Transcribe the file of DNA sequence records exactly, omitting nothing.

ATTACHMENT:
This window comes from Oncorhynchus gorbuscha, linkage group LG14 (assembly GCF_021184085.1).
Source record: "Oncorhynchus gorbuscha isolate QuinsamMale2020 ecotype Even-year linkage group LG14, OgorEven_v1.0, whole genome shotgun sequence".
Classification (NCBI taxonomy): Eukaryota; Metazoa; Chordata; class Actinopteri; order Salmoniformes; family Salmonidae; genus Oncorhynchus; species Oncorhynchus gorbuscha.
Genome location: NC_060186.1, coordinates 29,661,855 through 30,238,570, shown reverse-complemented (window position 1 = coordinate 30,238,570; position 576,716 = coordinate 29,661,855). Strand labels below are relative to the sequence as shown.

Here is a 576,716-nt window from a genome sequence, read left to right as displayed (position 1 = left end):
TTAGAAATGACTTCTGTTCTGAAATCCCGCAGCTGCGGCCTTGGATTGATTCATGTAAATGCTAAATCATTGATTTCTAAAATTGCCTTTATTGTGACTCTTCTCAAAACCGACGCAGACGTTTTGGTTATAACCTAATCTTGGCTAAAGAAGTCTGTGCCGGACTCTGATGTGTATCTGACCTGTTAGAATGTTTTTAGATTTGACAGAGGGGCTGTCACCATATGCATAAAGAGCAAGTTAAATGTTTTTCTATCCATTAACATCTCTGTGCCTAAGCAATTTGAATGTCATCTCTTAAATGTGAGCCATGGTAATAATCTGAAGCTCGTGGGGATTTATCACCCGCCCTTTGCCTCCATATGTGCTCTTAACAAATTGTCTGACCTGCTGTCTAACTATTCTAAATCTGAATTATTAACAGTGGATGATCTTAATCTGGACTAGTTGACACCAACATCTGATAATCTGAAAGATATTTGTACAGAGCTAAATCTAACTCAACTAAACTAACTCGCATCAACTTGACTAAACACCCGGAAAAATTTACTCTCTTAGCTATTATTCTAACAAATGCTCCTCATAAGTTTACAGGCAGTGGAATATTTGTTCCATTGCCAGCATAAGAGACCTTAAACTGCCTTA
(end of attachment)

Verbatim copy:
This window comes from Oncorhynchus gorbuscha, linkage group LG14 (assembly GCF_021184085.1).
Source record: "Oncorhynchus gorbuscha isolate QuinsamMale2020 ecotype Even-year linkage group LG14, OgorEven_v1.0, whole genome shotgun sequence".
Classification (NCBI taxonomy): Eukaryota; Metazoa; Chordata; class Actinopteri; order Salmoniformes; family Salmonidae; genus Oncorhynchus; species Oncorhynchus gorbuscha.
Genome location: NC_060186.1, coordinates 29,661,855 through 30,238,570, shown reverse-complemented (window position 1 = coordinate 30,238,570; position 576,716 = coordinate 29,661,855). Strand labels below are relative to the sequence as shown.

Here is a 576,716-nt window from a genome sequence, read left to right as displayed (position 1 = left end):
TTAGAAATGACTTCTGTTCTGAAATCCCGCAGCTGCGGCCTTGGATTGATTCATGTAAATGCTAAATCATTGATTTCTAAAATTGCCTTTATTGTGACTCTTCTCAAAACCGACGCAGACGTTTTGGTTATAACCTAATCTTGGCTAAAGAAGTCTGTGCCGGACTCTGATGTGTATCTGACCTGTTAGAATGTTTTTAGATTTGACAGAGGGGCTGTCACCATATGCATAAAGAGCAAGTTAAATGTTTTTCTATCCATTAACATCTCTGTGCCTAAGCAATTTGAATGTCATCTCTTAAATGTGAGCCATGGTAATAATCTGAAGCTCGTGGGGATTTATCACCCGCCCTTTGCCTCCATATGTGCTCTTAACAAATTGTCTGACCTGCTGTCTAACTATTCTAAATCTGAATTATTAACAGTGGATGATCTTAATCTGGACTAGTTGACACCAACATCTGATAATCTGAAAGATATTTGTACAGAGCTAAATCTAACTCAACTAAACTAACTCGCATCAACTTGACTAAACACCCGGAAAAATTTACTCTCTTAGCTATTATTCTAACAAATGCTCCTCATAAGTTTACAGGCAGTGGAATATTTGTTCCATTGCCAGCATAAGAGACCTTAAACTGCCTTA